a few things to keep in mind about colour:

1 ) all monitors display colour differently

Monitors not only display a limited range of colour (far less than the human eye can perceive), they are also designed, illuminated and calibrated differently. A backlit monitor will often make colours appear brighter than they do in person. For these reasons, it’s not possible for us to make our colours display accurately on all screens. Colours on-screen and in-person will appear different.

every monitor displays colour differently!

2 ) dye lots vary because variance is the nature of handmade products

For a better idea of what a colour will look like in your space, please order a swatch before ordering larger pieces. While a swatch is a good overall indicator of colour, keep in mind the piece you receive will be very similar but not exactly the same. If you hold on to swatches too long before ordering, the dye lots can shift.

3 ) hand dyeing is an art, not an exact science

Many things affect the dye process including the number of pieces in each batch (we have to make things in different sizes), the variable nature of cotton, the humidity of the environment, the temperature, and the minerals present in the city water. These factors are largely beyond our control. Simply put, variance should be embraced as nature’s role in how the dyes react with the natural fibers of the cotton. Please don’t get upset with us if you can’t find a perfect match, or if your favourite colour looks a bit different the next time you order. Attempting to control this would be a lot like trying to control the weather.

4 ) we can’t colour-match, lighten/darken recipes, or control marble dye patterns

Hand dying is not at all like mixing paint. We can’t simply adjust our recipes, to lighten, darken or otherwise influence how the dye comes out. On the contrary, it can take many, many trial batches just to get a single colour recipe to work, and then it might just stop working somewhere down the road.  We aren’t being stubborn, we just really can’t control the outcome that much.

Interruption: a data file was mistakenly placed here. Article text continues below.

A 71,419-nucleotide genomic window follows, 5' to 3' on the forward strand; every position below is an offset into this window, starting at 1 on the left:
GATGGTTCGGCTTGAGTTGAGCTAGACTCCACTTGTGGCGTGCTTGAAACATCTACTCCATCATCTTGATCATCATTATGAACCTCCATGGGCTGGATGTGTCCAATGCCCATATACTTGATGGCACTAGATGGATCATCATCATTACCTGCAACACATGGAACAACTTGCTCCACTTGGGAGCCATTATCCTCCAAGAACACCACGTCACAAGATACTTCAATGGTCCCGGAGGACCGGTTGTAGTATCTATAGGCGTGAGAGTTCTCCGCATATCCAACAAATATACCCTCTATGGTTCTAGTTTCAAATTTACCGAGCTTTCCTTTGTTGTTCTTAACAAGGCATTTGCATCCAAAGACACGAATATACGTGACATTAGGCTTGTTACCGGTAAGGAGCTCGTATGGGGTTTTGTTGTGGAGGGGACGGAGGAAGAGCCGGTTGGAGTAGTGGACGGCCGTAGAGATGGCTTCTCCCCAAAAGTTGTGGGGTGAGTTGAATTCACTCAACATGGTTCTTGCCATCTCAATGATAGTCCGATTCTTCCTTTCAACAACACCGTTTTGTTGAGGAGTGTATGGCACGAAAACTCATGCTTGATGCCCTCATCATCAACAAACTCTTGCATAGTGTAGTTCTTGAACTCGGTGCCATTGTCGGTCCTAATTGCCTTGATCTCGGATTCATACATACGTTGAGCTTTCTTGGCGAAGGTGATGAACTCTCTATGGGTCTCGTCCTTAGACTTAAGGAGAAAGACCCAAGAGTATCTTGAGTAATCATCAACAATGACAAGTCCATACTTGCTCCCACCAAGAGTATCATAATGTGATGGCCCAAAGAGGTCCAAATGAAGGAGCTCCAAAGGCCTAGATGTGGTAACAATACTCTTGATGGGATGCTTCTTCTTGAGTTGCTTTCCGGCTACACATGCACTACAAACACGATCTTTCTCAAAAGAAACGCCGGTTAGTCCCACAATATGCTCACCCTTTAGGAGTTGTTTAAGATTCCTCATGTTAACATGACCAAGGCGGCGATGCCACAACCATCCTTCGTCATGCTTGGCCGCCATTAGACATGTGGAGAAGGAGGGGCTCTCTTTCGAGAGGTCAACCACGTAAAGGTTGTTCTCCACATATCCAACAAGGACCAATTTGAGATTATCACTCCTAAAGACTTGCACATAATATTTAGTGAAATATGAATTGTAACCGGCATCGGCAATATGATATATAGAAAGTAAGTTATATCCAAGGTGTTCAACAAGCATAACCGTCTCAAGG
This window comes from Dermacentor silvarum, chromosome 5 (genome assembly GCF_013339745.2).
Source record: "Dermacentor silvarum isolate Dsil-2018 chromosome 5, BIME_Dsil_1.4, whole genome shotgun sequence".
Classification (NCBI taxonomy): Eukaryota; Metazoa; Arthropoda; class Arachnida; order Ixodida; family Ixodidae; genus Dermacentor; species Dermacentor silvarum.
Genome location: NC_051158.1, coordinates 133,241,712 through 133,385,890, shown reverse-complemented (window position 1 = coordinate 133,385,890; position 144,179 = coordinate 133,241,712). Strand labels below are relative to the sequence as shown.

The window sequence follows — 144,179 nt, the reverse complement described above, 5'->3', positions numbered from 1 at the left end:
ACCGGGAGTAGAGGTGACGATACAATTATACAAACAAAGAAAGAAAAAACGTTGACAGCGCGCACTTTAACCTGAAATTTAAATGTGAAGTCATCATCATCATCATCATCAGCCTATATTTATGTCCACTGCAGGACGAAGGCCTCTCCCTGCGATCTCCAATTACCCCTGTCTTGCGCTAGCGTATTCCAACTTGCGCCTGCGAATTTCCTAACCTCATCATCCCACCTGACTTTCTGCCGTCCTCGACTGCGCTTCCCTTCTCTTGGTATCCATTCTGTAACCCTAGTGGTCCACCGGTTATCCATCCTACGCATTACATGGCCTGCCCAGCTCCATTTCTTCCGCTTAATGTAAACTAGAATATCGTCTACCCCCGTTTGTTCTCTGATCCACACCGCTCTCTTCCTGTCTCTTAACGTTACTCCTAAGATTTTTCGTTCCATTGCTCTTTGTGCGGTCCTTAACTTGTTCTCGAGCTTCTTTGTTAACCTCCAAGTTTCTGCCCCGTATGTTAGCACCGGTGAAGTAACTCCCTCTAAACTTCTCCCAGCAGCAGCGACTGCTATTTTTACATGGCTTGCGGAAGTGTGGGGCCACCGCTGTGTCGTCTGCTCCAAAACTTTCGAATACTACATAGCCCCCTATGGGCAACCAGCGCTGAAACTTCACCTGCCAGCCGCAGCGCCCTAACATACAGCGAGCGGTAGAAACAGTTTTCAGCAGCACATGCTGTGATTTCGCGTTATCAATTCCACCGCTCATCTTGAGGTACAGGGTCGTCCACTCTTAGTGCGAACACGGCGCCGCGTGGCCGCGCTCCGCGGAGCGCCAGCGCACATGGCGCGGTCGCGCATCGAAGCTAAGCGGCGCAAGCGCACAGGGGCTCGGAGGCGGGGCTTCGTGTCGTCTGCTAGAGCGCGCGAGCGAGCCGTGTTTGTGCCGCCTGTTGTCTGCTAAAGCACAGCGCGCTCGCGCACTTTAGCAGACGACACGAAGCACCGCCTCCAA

5 ) nearby colours affect people’s colour perceptions

We often hear the question: “The colours I chose looked much different once I got them home, why?” This is because surrounding and adjacent colours can affect colour perception.

Example 1: The orange shapes in the image below are the same color. The placement of the orange (directly against the green without the white in between) makes the orange on the right appear darker. Placement, the size of the colour area and the nearby colours can all have a big effect how our eyes perceive colour.

bed-illusion

Example 2: The two orange shapes inside each square below are the same colour. The one on the right looks more reddish-orange. Colours can appear lighter, darker or more brilliant when placed against other colours.

red-terracotta-illusion

5 ) lighting and shadows affect people’s colour perceptions

Example 3: Believe it or not, squares A and B below are exactly the same colour. The shadows, the quality of the light, and the surrounding shades all affect how the eye perceives the colour of squares A and B in relation to each other.

wikipedia

(image source:Wikipedia)

6 ) Bearing all of this in mind:

That’s why things don’t always look the way you were expecting, and we get that. Your lighting, wall colour, furniture colour and other fabrics can all affect how colours look in your space. This is why our regularly stocked bedding is exchangeable as long as it is unwashed and unused, within 2 weeks of purchase. Colour can be tricky, sometimes it takes a second (or third!) try to get it right.